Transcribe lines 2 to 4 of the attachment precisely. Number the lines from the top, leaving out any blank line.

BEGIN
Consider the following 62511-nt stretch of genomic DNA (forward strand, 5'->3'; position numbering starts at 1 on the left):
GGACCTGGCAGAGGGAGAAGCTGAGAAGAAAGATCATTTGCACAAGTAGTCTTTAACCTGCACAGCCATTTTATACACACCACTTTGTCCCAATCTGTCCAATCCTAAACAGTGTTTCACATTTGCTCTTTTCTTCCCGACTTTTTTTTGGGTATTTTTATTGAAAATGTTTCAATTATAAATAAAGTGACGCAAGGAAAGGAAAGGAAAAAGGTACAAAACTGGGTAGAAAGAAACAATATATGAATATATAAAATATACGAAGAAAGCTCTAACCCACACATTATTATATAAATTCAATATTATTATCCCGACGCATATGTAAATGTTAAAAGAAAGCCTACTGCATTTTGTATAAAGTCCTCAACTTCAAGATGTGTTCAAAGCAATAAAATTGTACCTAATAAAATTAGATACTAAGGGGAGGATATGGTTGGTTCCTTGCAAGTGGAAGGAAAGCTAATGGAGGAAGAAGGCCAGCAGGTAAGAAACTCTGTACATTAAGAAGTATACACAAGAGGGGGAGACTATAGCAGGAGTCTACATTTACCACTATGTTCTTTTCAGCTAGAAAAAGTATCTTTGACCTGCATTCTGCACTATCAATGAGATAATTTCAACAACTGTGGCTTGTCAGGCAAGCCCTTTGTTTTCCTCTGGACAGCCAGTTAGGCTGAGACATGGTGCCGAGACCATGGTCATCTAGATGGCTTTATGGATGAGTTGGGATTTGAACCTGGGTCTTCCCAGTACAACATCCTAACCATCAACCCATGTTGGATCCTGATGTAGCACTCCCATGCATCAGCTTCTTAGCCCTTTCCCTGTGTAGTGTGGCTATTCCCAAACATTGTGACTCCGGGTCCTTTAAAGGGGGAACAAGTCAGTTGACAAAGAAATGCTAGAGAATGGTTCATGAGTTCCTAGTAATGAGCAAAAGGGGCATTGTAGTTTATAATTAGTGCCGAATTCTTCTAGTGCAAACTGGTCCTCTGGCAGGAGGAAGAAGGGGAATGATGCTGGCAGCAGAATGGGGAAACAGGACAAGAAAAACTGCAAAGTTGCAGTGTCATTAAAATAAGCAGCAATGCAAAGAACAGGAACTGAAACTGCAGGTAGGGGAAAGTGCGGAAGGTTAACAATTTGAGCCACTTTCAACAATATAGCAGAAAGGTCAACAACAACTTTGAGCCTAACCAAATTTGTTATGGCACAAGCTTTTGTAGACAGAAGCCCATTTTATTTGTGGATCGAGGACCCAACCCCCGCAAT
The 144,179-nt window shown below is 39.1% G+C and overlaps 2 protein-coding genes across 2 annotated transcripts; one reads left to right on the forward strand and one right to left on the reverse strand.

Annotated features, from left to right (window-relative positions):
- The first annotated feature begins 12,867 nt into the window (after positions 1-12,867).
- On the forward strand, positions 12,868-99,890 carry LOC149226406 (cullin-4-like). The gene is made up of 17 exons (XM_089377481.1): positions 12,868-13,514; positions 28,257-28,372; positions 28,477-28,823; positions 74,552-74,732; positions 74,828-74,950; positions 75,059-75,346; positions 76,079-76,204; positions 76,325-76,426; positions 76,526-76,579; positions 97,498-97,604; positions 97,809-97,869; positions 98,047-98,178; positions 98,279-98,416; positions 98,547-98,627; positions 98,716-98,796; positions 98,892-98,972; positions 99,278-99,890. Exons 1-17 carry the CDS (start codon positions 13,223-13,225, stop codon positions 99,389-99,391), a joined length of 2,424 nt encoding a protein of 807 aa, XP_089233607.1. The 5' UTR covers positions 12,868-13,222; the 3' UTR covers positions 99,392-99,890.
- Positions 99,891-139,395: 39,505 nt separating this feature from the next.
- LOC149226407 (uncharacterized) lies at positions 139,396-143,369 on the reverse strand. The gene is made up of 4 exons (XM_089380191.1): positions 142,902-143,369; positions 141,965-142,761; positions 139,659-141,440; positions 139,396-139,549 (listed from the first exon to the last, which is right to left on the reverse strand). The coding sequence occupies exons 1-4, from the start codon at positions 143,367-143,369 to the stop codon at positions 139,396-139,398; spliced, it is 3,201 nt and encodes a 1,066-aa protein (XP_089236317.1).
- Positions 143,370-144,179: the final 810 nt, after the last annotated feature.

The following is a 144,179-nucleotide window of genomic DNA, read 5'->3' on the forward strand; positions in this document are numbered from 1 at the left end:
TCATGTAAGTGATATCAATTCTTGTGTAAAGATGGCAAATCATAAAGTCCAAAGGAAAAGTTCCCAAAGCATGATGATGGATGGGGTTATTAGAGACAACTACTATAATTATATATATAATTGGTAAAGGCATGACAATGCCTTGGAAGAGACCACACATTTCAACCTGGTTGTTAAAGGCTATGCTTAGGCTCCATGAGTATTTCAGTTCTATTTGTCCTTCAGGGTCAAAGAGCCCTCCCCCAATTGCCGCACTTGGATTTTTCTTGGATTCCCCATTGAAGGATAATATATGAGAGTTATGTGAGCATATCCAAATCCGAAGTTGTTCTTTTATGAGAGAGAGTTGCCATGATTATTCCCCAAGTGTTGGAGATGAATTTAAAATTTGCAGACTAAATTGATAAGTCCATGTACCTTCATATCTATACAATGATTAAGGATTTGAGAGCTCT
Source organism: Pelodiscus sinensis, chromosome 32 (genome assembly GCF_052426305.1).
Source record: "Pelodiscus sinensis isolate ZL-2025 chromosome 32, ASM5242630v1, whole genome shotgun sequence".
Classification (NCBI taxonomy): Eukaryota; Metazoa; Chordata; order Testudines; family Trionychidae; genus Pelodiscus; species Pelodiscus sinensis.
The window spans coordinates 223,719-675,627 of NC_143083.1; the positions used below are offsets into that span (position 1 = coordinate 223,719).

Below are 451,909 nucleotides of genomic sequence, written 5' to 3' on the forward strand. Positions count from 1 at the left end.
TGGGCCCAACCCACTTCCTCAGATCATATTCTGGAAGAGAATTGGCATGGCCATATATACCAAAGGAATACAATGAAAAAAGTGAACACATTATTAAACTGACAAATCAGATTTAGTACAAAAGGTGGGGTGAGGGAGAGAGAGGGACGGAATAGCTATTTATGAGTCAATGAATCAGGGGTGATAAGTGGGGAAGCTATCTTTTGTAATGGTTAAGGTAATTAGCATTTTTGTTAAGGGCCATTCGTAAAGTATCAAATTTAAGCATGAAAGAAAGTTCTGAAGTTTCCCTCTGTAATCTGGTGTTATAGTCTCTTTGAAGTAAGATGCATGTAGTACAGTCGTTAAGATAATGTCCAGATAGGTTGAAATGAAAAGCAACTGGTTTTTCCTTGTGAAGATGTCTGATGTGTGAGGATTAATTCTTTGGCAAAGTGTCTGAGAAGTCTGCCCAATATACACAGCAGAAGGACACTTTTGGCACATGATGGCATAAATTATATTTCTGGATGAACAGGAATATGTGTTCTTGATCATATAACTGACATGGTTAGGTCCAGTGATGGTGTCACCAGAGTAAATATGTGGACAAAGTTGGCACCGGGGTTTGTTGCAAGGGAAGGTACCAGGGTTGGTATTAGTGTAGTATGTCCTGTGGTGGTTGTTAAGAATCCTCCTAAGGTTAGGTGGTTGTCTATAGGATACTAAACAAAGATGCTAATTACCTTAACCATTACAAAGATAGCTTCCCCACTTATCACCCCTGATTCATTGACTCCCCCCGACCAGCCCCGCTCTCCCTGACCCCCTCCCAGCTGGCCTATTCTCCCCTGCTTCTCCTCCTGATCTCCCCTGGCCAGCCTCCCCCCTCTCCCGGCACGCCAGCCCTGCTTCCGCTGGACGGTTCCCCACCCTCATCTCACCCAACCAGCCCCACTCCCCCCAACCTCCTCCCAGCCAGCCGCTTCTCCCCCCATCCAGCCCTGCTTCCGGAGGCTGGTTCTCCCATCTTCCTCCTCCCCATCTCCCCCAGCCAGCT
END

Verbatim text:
GGACCTGGCAGAGGGAGAAGCTGAGAAGAAAGATCATTTGCACAAGTAGTCTTTAACCTGCACAGCCATTTTATACACACCACTTTGTCCCAATCTGTCCAATCCTAAACAGTGTTTCACATTTGCTCTTTTCTTCCCGACTTTTTTTTGGGTATTTTTATTGAAAATGTTTCAATTATAAATAAAGTGACGCAAGGAAAGGAAAGGAAAAAGGTACAAAACTGGGTAGAAAGAAACAATATATGAATATATAAAATATACGAAGAAAGCTCTAACCCACACATTATTATATAAATTCAATATTATTATCCCGACGCATATGTAAATGTTAAAAGAAAGCCTACTGCATTTTGTATAAAGTCCTCAACTTCAAGATGTGTTCAAAGCAATAAAATTGTACCTAATAAAATTAGATACTAAGGGGAGGATATGGTTGGTTCCTTGCAAGTGGAAGGAAAGCTAATGGAGGAAGAAGGCCAGCAGGTAAGAAACTCTGTACATTAAGAAGTATACACAAGAGGGGGAGACTATAGCAGGAGTCTACATTTACCACTATGTTCTTTTCAGCTAGAAAAAGTATCTTTGACCTGCATTCTGCACTATCAATGAGATAATTTCAACAACTGTGGCTTGTCAGGCAAGCCCTTTGTTTTCCTCTGGACAGCCAGTTAGGCTGAGACATGGTGCCGAGACCATGGTCATCTAGATGGCTTTATGGATGAGTTGGGATTTGAACCTGGGTCTTCCCAGTACAACATCCTAACCATCAACCCATGTTGGATCCTGATGTAGCACTCCCATGCATCAGCTTCTTAGCCCTTTCCCTGTGTAGTGTGGCTATTCCCAAACATTGTGACTCCGGGTCCTTTAAAGGGGGAACAAGTCAGTTGACAAAGAAATGCTAGAGAATGGTTCATGAGTTCCTAGTAATGAGCAAAAGGGGCATTGTAGTTTATAATTAGTGCCGAATTCTTCTAGTGCAAACTGGTCCTCTGGCAGGAGGAAGAAGGGGAATGATGCTGGCAGCAGAATGGGGAAACAGGACAAGAAAAACTGCAAAGTTGCAGTGTCATTAAAATAAGCAGCAATGCAAAGAACAGGAACTGAAACTGCAGGTAGGGGAAAGTGCGGAAGGTTAACAATTTGAGCCACTTTCAACAATATAGCAGAAAGGTCAACAACAACTTTGAGCCTAACCAAATTTGTTATGGCACAAGCTTTTGTAGACAGAAGCCCATTTTATTTGTGGATCGAGGACCCAACCCCCGCAAT
The 144,179-nt window shown below is 39.1% G+C and overlaps 2 protein-coding genes across 2 annotated transcripts; one reads left to right on the forward strand and one right to left on the reverse strand.

Annotated features, from left to right (window-relative positions):